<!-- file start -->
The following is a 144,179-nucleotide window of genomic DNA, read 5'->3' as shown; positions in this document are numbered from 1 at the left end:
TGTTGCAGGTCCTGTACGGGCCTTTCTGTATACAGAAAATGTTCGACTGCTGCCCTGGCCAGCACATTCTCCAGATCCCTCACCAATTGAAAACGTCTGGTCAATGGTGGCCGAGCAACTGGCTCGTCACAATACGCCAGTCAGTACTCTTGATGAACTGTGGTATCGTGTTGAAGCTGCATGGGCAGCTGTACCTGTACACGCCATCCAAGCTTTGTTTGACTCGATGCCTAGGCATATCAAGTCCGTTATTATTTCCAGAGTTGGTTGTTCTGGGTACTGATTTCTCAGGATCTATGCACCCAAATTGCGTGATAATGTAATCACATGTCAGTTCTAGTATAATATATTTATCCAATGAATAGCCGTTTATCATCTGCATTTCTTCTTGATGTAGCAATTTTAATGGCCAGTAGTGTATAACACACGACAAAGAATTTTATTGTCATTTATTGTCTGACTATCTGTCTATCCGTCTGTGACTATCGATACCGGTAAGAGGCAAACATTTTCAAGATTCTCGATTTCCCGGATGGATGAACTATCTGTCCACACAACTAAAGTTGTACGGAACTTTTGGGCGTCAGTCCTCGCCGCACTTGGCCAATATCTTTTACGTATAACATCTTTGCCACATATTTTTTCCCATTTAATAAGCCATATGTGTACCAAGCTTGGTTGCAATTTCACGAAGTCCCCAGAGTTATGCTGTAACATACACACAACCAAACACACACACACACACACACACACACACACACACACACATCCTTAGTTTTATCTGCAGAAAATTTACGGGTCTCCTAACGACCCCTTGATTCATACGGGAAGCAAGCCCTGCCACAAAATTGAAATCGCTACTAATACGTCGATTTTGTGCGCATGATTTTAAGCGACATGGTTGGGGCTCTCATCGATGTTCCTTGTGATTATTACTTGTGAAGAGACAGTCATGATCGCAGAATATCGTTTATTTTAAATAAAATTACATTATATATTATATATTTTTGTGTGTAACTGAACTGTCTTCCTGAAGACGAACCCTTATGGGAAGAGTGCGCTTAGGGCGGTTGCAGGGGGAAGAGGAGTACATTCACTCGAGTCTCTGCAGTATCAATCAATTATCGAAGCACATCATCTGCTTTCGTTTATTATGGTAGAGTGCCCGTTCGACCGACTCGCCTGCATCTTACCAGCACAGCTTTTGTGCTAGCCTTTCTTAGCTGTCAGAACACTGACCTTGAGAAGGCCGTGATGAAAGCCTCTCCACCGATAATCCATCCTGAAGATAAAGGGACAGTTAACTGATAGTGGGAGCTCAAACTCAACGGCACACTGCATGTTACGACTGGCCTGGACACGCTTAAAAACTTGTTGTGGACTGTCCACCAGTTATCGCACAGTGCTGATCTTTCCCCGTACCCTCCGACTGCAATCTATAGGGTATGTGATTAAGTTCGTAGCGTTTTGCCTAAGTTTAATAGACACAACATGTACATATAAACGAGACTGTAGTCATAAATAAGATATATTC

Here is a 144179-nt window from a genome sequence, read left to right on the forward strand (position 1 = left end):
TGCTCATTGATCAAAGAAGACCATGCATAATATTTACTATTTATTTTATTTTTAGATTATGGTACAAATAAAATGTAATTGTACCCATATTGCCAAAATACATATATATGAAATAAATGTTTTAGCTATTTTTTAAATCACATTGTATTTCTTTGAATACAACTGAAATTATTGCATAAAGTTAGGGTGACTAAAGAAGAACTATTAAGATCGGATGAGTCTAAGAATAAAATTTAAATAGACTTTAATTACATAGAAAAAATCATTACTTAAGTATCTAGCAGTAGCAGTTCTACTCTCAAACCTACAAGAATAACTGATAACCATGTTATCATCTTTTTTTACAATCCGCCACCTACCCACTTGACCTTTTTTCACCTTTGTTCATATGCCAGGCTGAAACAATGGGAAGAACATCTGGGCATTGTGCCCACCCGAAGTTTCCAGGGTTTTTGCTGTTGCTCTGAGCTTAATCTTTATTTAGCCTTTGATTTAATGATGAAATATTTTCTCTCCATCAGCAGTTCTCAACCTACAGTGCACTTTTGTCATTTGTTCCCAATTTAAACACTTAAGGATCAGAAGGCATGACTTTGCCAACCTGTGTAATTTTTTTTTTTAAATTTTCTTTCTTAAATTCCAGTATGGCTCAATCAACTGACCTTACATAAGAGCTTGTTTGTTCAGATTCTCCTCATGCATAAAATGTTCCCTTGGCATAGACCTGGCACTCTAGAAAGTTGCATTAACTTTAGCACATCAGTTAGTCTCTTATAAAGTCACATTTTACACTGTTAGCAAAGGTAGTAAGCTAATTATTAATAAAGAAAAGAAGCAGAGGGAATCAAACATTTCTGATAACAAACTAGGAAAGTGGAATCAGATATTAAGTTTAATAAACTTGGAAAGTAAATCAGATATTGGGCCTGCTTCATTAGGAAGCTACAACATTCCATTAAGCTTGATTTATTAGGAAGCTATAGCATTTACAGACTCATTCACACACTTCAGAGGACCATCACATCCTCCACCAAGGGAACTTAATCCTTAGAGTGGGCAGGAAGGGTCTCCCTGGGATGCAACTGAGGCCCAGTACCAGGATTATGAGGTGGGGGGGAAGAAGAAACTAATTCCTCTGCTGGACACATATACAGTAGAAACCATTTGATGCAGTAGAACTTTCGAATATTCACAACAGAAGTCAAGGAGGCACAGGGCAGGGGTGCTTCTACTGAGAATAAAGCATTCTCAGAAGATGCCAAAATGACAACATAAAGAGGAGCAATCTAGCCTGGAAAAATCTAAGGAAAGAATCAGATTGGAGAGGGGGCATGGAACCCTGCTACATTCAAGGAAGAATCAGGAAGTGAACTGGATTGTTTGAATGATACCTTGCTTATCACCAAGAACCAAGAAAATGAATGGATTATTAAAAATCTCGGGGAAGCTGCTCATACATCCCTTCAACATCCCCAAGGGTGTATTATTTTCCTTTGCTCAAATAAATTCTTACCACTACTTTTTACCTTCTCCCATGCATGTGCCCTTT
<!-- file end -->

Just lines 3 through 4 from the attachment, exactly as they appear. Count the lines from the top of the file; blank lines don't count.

Here is a 144179-nt window from a genome sequence, read left to right on the forward strand (position 1 = left end):
TGCTCATTGATCAAAGAAGACCATGCATAATATTTACTATTTATTTTATTTTTAGATTATGGTACAAATAAAATGTAATTGTACCCATATTGCCAAAATACATATATATGAAATAAATGTTTTAGCTATTTTTTAAATCACATTGTATTTCTTTGAATACAACTGAAATTATTGCATAAAGTTAGGGTGACTAAAGAAGAACTATTAAGATCGGATGAGTCTAAGAATAAAATTTAAATAGACTTTAATTACATAGAAAAAATCATTACTTAAGTATCTAGCAGTAGCAGTTCTACTCTCAAACCTACAAGAATAACTGATAACCATGTTATCATCTTTTTTTACAATCCGCCACCTACCCACTTGACCTTTTTTCACCTTTGTTCATATGCCAGGCTGAAACAATGGGAAGAACATCTGGGCATTGTGCCCACCCGAAGTTTCCAGGGTTTTTGCTGTTGCTCTGAGCTTAATCTTTATTTAGCCTTTGATTTAATGATGAAATATTTTCTCTCCATCAGCAGTTCTCAACCTACAGTGCACTTTTGTCATTTGTTCCCAATTTAAACACTTAAGGATCAGAAGGCATGACTTTGCCAACCTGTGTAATTTTTTTTTTTAAATTTTCTTTCTTAAATTCCAGTATGGCTCAATCAACTGACCTTACATAAGAGCTTGTTTGTTCAGATTCTCCTCATGCATAAAATGTTCCCTTGGCATAGACCTGGCACTCTAGAAAGTTGCATTAACTTTAGCACATCAGTTAGTCTCTTATAAAGTCACATTTTACACTGTTAGCAAAGGTAGTAAGCTAATTATTAATAAAGAAAAGAAGCAGAGGGAATCAAACATTTCTGATAACAAACTAGGAAAGTGGAATCAGATATTAAGTTTAATAAACTTGGAAAGTAAATCAGATATTGGGCCTGCTTCATTAGGAAGCTACAACATTCCATTAAGCTTGATTTATTAGGAAGCTATAGCATTTACAGACTCATTCACACACTTCAGAGGACCATCACATCCTCCACCAAGGGAACTTAATCCTTAGAGTGGGCAGGAAGGGTCTCCCTGGGATGCAACTGAGGCCCAGTACCAGGATTATGAGGTGGGGGGGAAGAAGAAACTAATTCCTCTGCTGGACACATATACAGTAGAAACCATTTGATGCAGTAGAACTTTCGAATATTCACAACAGAAGTCAAGGAGGCACAGGGCAGGGGTGCTTCTACTGAGAATAAAGCATTCTCAGAAGATGCCAAAATGACAACATAAAGAGGAGCAATCTAGCCTGGAAAAATCTAAGGAAAGAATCAGATTGGAGAGGGGGCATGGAACCCTGCTACATTCAAGGAAGAATCAGGAAGTGAACTGGATTGTTTGAATGATACCTTGCTTATCACCAAGAACCAAGAAAATGAATGGATTATTAAAAATCTCGGGGAAGCTGCTCATACATCCCTTCAACATCCCCAAGGGTGTATTATTTTCCTTTGCTCAAATAAATTCTTACCACTACTTTTTACCTTCTCCCATGCATGTGCCCTTT